As property values throughout Colorado continue to soar, property taxes now are higher than ever. Commercial property in Denver is taxed at a 29% assessment rate, multiplied by the mill levy. Because of the 1982 Gallagher Amendment, commercial property taxes are fixed at this rate and must account for at least 55% of state property tax revenue. This means that residential property tax revenue represents a shrinking percentage of assessed value. Consequently, the tax burden falls on commercial property owners disproportionately. In some cases, tenants now face substantially higher tax burdens that jeopardize their ability to run their businesses.
From an investment perspective, spiking commercial property taxes are a major challenge for tenants, particularly when the increase is passed on in the form of a triple-net lease. Tenants in such scenarios are paying taxes that have more than doubled since the Great Recession. Furthermore, it is not uncommon for retailers and restaurants in NNN leases to pay substantially more in operating expenses than what was anticipated when they signed the lease. Not only does this increased tax burden affect business owners, in some cases it may affect returns, if not properly accounted for. While the market in Colorado is expected to cool down eventually, the question becomes whether property value will be assessed accordingly? If property values were to decrease, would tax burdens follow?
Another important factor with increasing taxes in Colorado is the role of metropolitan districts, special districts and the additional taxes they collect from tenants and consumers. Metro districts and special districts are special taxing districts that supply one or more types of services and infrastructure, such as fire, parks and recreation, drainage, etc. Metro districts differ from special districts in that they supply two services rather than one. According to the Independence Institute, there are 1,633 metro districts in Colorado accounting for a combined debt of over $19 billion. Some metro districts, such as the Sand Hills Metro District in Weld County, have over $100 million in debt. One of the main issues with metropolitan districts in Colorado is the uncertainty of the additional tax burden that will be passed onto taxpayers. Taxes in central Denver, particularly the Central Platte Valley, are approaching unprecedented levels of $15 to $20 per square foot. This level of taxes substantially impacts the bottom line of businesses.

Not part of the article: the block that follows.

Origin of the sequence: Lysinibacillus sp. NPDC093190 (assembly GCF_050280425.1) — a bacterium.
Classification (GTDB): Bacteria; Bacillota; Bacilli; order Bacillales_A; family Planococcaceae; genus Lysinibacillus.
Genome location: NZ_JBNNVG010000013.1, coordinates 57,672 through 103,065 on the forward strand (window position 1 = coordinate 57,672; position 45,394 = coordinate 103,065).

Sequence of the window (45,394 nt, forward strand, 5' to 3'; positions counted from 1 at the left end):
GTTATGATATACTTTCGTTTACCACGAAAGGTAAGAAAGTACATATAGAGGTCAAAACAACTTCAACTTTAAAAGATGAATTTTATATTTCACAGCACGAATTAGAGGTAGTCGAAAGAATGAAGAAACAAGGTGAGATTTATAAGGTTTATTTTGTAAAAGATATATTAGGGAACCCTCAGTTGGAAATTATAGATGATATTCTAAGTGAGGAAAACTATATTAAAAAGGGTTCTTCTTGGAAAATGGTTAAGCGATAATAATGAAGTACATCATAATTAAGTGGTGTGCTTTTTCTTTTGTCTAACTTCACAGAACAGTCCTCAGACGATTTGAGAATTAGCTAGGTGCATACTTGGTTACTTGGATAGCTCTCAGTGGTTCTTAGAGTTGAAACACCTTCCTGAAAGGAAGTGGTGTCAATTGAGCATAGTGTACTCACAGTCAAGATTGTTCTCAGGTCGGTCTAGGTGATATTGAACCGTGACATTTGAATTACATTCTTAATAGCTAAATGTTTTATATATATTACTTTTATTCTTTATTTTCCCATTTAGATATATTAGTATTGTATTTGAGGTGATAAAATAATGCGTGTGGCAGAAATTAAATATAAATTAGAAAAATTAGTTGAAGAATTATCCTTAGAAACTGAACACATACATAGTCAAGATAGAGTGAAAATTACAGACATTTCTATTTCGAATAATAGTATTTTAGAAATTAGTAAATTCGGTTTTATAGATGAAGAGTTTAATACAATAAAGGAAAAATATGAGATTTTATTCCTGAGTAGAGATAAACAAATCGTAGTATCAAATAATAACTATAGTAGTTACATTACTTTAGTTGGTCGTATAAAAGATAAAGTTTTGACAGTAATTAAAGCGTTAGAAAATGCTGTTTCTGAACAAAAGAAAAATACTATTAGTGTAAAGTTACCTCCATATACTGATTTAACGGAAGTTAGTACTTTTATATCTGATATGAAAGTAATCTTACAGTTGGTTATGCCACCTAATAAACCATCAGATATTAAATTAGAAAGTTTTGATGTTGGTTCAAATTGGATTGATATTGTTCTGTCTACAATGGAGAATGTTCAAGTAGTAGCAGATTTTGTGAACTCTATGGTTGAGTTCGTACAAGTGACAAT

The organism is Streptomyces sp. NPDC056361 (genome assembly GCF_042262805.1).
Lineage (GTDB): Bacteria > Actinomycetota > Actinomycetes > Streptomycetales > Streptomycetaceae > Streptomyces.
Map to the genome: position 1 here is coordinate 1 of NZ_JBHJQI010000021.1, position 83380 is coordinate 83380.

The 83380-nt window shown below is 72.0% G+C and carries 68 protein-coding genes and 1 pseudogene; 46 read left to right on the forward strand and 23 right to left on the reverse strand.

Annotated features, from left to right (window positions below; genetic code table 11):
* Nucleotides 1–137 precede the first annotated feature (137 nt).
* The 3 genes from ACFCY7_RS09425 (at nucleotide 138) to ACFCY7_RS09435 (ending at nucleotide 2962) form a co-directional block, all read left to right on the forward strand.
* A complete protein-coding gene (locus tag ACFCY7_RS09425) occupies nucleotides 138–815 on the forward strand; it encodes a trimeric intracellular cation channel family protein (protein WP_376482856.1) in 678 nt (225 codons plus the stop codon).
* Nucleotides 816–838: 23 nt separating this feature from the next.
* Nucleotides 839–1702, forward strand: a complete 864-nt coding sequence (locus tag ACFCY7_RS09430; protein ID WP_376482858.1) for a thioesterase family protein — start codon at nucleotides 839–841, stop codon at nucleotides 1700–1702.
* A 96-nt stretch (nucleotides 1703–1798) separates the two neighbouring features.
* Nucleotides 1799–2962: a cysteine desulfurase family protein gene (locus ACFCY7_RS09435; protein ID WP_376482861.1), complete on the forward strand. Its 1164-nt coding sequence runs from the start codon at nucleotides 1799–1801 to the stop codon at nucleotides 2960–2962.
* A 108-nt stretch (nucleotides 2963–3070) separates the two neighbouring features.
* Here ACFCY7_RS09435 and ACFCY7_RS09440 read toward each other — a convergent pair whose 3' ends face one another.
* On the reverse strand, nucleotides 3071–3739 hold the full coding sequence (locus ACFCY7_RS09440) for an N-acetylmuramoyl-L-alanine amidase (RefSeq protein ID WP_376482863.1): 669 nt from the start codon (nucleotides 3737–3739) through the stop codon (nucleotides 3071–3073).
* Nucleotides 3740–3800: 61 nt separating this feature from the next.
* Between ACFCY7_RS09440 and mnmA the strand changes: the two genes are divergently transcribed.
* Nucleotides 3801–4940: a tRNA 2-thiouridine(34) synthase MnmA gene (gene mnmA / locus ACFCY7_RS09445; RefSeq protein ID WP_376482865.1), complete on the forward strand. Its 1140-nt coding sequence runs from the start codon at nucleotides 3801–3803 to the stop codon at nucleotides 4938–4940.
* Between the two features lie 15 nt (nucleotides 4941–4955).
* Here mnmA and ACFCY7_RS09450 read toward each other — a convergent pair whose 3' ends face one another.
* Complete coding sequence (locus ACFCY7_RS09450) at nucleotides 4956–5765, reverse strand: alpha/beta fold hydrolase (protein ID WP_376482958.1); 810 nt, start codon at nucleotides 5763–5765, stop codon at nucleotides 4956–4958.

Part of the reason for the escalating taxes within metro districts is how their boards of directors are constructed. It is common practice for metro district boards to be mostly or entirely comprised of individuals associated with the same development company the district was created for. These individuals are responsible for decisions regarding the issuance of large sums of debt, also known as debt authorization. Recently, the Sand Hills Metro District is the subject of a corruption lawsuit. According to a Denver Post investigation in 2019, metro districts hold governmental power without the typical voter oversight or restrictions on conflicts of interest. In Colorado, the Taxpayer’s Bill of Rights requires a public vote to increase taxes or debt. Metro districts, on the other hand, can levy extra taxes on the main district while still operating within TABOR regulations, effectively eliminating a direct vote by the public. Voters passed TABOR in 1992, and since then, the number of metro districts in the state has skyrocketed. Some say that metro districts have undermined TABOR’s intent.
In the office sector, tenants, particularly those occupying newly constructed buildings, are seeing rising taxes associated with increased building and operating costs, which also results in increased rents. When net rents increase, the value of the property increases. With competition in Denver at an all-time high, investors increasingly are willing to purchase property at lower cap rates just in order to enter the market. This scenario can result in higher purchase prices than what the perceived market value may be, which increases tax rates even further. In short, taxes are increasing for a number of reasons, and buyers and business owners would be wise to pay attention.
So what do increasing taxes and metro districts mean for commercial real estate investors? It may seem like this would lead to decreased market activity, but that doesn’t seem to be the case.
“There is so much money sitting on the sidelines trying to chase deals because investors don’t want to put money into a 10-year Treasury because of a low-interest yield,” said Chad Brue, CEO of Brue Baukol Capital Partners. “They can’t put it in a bond portfolio because of fluctuation and low returns, so for pension funds and institutional money and all sorts of capital to get any kind of yield whatsoever, they need to move up the risk spectrum, to real estate.”
In terms of underwriting, specifically the cap rates supplied to buyers in offering memorandums, Laura Hornbach, managing partner at Saybrook Real Estate Advisors LLC said, “Cap rates have not really been as responsive as they ought to be to either interest rate pressures or large capital events. As interest rates have gone down constantly and interminably over the last 20 years, cap rates have not been responsive to any sort of upward pressure at all. The markets have been pretty much priced for perfection, and buyers are taking on increased risk.”
Although metro districts have increased the level of debt throughout the state, they have also propelled sizeable value increases in property and infrastructure. Despite rapidly increasing tax burdens and inflating levels of debt stemming from metro districts, the commercial real estate market in Colorado remains as strong as ever. It appears the only thing that can slow it down is the next softening of the market.